The Disproportionate Discipline of African American Learners: Reducing School Suspensions and Expulsions
0014-4029 (print) 2163-5560 (online)
School disciplinary practices for students with disabilities and their peers without disabilities have long been questioned. Moreover, the school discipline of both dominant culture and ethnic minority children and youth has raised concerns. In that regard, school discipline has in general become a hotbed for litigation and debate. While suspect discipline practices have been used with students across ethnic backgrounds, they are disproportionately meted out to African American students, particularly males (Harry & Anderson, 1995). This article examines exclusionary discipline practices and their impact on African American students. Culturally responsive instructional and management strategies are identified that can mitigate school suspensions and expulsions of African American children and youth.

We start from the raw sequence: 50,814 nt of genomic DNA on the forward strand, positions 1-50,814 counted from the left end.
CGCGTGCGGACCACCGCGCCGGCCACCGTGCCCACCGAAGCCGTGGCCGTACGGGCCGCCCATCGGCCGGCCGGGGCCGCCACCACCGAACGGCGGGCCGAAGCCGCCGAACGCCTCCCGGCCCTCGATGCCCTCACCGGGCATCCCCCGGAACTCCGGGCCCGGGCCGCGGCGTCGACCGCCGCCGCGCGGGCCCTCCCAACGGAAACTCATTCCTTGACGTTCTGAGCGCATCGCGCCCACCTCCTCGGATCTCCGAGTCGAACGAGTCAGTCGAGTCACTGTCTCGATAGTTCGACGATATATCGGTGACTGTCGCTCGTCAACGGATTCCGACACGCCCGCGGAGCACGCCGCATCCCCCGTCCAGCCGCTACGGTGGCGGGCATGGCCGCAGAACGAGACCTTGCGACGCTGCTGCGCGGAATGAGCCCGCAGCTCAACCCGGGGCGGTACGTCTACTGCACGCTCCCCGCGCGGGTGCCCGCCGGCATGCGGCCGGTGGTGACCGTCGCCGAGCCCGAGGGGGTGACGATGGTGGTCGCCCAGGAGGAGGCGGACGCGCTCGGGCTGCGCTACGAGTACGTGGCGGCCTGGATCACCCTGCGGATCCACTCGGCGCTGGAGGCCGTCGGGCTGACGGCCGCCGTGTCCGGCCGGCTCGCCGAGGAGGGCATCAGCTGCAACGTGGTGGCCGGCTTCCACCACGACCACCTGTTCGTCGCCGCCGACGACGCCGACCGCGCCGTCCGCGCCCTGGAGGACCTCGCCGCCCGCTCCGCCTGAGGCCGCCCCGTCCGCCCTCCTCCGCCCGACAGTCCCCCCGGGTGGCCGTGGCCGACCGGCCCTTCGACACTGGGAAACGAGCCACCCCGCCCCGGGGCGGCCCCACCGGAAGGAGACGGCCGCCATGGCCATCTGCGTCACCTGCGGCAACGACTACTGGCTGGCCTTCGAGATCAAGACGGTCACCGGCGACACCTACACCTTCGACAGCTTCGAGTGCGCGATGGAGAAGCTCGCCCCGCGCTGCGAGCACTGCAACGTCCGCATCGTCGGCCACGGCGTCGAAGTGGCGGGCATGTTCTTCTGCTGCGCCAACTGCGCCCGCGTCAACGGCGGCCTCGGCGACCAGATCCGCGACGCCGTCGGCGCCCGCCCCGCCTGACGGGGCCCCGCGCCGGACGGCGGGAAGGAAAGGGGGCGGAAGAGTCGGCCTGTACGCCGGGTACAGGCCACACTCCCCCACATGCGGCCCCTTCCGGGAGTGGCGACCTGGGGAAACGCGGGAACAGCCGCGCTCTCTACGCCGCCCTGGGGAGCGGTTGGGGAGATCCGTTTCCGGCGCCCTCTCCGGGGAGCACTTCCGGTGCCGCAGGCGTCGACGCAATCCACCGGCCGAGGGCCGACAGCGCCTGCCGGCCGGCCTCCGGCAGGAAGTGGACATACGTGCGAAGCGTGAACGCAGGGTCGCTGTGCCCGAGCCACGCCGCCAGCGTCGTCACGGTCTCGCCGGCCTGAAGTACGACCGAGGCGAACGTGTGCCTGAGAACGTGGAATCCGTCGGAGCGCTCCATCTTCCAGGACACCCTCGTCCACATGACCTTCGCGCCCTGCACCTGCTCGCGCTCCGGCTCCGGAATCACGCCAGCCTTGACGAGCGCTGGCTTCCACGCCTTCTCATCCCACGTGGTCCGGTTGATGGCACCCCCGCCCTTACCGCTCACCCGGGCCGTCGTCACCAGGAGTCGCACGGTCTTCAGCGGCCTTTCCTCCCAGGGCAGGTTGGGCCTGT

Townsend, B. L. (2000). The Disproportionate Discipline of African American Learners: Reducing School Suspensions and Expulsions. Exceptional Children, 66(3), 381–391. https://doi.org/10.1177/001440290006600308